Hattiesburg: An American City in Black and White (Harvard University Press, March 2019) by William Sturkey, assistant professor of history. Sturkey’s new book is a rich, multigenerational saga of race and family in Hattiesburg, Mississippi, that tells the story of how Jim Crow was built, how it changed and how the most powerful social movement in American history came together to tear it down. He shows that if you really want to understand Jim Crow — what it was and how African Americans rose up to defeat it — start by visiting Mobile Street in Hattiesburg, the heart of the historic black downtown. There you can see remnants of the shops and churches where, amid the violence and humiliation of segregation, men and women gathered to build a remarkable community. Read a review of the book in The New York Times.
Where We Find Ourselves: The Photographs of Hugh Mangum, 1897-1922 (UNC Press, February 2019) by Margaret Sartor (B.A. English ’81) and Alex Harris. Self-taught photographer Hugh Mangum was born in 1877 in Durham, North Carolina. As an itinerant portraitist working primarily in North Carolina and Virginia during the rise of Jim Crow, Mangum welcomed into his temporary studios a clientele that was both racially and economically diverse. After his death in 1922, his glass plate negatives remained stored in his darkroom, a tobacco barn, for 50 years. Slated for demolition in the 1970s, the barn was saved at the last moment — and with it, this surprising and unparalleled document of life at the turn of the 20th century, a turbulent time in the history of the American South.
Gaining Voice: The Causes and Consequences of Black Representation in the American States (Oxford University Press, March 2019) by Christopher Clark, assistant professor of political science. Scholars studying the causes and consequences of political representation, particularly in terms of gender and race, often turn to a concept called descriptive representation. Descriptive representation tells us the degree to which elected officials resemble their constituents, and whether such a resemblance has a bearing on the way they legislate. Clark argues that descriptive representation is a more multi-faceted phenomenon than previously shown, particularly when observed at the state level.
Rice in the Time of Sugar: The Political Economy of Food in Cuba (UNC Press, May 2019) by Louis A. Pèrez Jr., J. Carlyle Sitterson Professor of History and director of the Institute for the Study of the Americas. How did Cuba’s long-established sugar trade result in the development of an agriculture that benefited consumers abroad at the dire expense of Cubans at home? In this history of Cuba, Pérez proposes a new Cuban counterpoint: rice, a staple central to the island’s cuisine and sugar, which dominated an export economy 150 years in the making. In the dynamic between the two, dependency on food imports — a signal feature of the Cuban economy — was set in place.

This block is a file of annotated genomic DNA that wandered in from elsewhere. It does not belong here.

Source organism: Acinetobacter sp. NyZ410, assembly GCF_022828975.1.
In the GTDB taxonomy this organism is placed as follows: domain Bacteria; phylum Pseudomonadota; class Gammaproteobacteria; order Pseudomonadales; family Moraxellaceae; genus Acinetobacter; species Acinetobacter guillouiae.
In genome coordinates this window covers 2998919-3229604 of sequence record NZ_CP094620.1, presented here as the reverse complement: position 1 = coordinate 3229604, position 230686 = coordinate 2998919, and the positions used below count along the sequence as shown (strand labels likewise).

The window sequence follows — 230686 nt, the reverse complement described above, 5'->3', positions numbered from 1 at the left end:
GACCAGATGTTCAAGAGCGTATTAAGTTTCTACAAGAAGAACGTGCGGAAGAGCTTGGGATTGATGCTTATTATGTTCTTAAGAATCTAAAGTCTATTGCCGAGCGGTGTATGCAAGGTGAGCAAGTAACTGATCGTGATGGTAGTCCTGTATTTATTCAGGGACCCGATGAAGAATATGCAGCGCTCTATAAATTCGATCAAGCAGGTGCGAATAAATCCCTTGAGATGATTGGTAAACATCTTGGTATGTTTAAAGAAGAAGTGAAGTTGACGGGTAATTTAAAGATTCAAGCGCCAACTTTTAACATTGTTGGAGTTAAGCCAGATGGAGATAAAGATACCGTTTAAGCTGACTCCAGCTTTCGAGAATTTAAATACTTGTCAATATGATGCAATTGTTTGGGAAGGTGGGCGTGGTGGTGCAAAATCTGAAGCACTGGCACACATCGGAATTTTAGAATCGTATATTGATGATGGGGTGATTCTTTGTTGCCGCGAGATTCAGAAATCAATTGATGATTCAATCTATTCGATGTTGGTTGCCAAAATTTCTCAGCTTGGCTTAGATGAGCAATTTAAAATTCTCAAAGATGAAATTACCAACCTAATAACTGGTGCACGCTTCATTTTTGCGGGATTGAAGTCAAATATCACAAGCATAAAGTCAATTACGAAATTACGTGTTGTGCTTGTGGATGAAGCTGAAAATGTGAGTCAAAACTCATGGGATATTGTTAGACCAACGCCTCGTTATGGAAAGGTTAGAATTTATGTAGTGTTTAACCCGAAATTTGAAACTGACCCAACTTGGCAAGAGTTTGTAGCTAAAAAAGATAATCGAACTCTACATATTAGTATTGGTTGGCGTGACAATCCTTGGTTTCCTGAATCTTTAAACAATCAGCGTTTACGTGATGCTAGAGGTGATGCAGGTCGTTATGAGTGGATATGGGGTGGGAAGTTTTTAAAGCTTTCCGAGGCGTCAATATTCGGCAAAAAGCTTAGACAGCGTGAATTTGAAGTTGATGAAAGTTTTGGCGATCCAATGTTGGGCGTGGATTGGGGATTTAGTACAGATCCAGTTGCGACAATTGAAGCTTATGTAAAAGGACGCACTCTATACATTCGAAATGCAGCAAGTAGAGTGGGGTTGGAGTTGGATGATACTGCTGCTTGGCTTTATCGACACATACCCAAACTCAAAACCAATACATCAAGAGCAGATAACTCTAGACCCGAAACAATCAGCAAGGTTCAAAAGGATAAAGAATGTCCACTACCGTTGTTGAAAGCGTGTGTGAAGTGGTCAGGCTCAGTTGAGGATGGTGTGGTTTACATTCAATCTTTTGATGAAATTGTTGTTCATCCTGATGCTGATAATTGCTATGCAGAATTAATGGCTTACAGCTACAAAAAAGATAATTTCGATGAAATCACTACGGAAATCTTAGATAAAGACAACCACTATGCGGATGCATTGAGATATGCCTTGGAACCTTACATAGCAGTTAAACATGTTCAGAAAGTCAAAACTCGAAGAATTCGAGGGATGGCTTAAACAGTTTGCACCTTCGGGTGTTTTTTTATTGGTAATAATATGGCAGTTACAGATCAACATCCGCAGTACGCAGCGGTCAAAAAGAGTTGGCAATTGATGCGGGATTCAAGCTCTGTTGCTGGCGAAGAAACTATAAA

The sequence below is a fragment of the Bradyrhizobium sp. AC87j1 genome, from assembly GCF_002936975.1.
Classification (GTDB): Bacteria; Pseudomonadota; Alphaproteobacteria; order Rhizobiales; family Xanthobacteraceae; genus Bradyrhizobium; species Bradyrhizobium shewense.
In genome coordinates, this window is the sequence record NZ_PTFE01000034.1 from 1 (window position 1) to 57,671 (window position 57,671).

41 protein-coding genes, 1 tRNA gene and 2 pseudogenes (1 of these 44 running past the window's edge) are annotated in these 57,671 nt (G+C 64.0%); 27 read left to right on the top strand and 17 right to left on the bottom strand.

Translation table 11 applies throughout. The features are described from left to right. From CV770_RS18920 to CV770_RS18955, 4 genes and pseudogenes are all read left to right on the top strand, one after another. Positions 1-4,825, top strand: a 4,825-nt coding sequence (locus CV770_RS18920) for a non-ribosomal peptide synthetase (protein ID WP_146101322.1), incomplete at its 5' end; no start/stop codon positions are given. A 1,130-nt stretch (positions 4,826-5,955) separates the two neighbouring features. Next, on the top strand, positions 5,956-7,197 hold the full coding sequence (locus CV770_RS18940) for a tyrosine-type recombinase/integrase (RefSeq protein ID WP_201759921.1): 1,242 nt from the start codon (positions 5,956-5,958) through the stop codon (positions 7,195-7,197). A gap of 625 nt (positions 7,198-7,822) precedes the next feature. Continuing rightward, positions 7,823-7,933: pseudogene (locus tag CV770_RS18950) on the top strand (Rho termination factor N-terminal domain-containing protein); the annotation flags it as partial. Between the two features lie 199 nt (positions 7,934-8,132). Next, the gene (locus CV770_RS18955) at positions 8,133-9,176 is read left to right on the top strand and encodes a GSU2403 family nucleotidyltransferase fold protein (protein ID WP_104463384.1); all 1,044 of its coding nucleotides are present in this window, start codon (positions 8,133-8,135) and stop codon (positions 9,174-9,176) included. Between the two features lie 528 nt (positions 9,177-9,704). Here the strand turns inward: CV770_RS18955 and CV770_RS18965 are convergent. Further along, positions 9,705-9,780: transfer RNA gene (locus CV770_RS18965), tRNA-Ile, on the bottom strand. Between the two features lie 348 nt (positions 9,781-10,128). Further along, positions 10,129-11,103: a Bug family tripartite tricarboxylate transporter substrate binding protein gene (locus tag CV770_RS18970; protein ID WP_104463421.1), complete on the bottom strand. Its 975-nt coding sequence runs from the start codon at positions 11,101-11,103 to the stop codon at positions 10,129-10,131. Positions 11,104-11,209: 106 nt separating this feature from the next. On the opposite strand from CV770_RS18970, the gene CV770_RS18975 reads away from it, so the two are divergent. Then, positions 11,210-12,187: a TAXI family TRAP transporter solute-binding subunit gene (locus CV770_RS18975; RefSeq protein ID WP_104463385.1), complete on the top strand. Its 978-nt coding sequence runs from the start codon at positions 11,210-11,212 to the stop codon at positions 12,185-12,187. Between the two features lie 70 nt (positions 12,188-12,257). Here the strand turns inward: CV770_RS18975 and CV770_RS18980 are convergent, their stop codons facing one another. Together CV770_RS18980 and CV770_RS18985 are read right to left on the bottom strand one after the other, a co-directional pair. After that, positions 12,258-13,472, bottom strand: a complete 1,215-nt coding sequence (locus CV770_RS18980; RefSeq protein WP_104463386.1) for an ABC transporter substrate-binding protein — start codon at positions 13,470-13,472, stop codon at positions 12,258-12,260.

Hallaj: Poems of a Sufi Martyr (Northwestern University Press, 2018), translated from Arabic by Carl Ernst, William R. Kenan Jr. Distinguished Professor of religious studies and co-director of the Center for Middle East and Islamic Studies. Hallaj is the first authoritative translation of the Arabic poetry of Husayn ibn Mansur al-Hallaj, an early Sufi mystic. Despite his execution in Baghdad in 922 and the subsequent suppression of his work, Hallaj left an enduring literary and spiritual legacy that continues to inspire readers around the world. In Hallaj, Ernst offers a definitive collection of 117 of Hallaj’s poems expertly translated for contemporary readers interested in Middle Eastern and Sufi poetry and spirituality.
Contested Territory: Ðien Biên Phu and the Making of Northwest Vietnam (Yale University Press, April 2019) by Christian C. Lentz, associate professor of geography. Historians regard the Battle of Ðien Biên Phu, in 1954, as the conflict that toppled the French empire in Indochina and triggered the decline of colonial rule in Southeast Asia. This new work of historical and political geography ventures beyond the conventional framing of the battle’s history, tracking a longer period of anticolonial revolution and nation-state formation from 1945 to 1960. Lentz engages newly available sources from Vietnam’s National Archives, as well as documents from the French military and other overseas archives.
The American Military: A Concise History (Oxford University Press, 2018) by Joseph Glatthaar, Stephenson Distinguished Professor of history and adjunct professor of the curriculum in peace, war and defense. Since the first English settlers landed at Jamestown with the legacy of centuries of European warfare in tow, the military has been an omnipresent part of America. In The American Military, Glatthaar explores this relationship from its origins in the 13 colonies to today’s ongoing conflicts in the Middle East. Since 9/11, the U.S. has been frustrated by unconventional warfare, including terrorism and cyberwar, largely negating the technological advantage it had held. Glatthaar examines all these challenges, from the past to the present, looking to the future of the U.S. military and its often proud and complicated legacy.
Women’s Place in the Andes: Engaging Decolonial Feminist Anthropology (University of California Press, 2018) by Florence Babb, Anthony Harrington Distinguished Professor of Anthropology. Babb draws on four decades of anthropological research to reexamine the complex inter-workings of gender, race and indigeneity in Peru and beyond. Babb argues that decolonizing feminism will lead to a deeper understanding of the iconic Andean women who are subjects of both national pride and everyday scorn. This book’s novel approach goes on to set forth a collaborative methodology for rethinking gender and race in the Americas.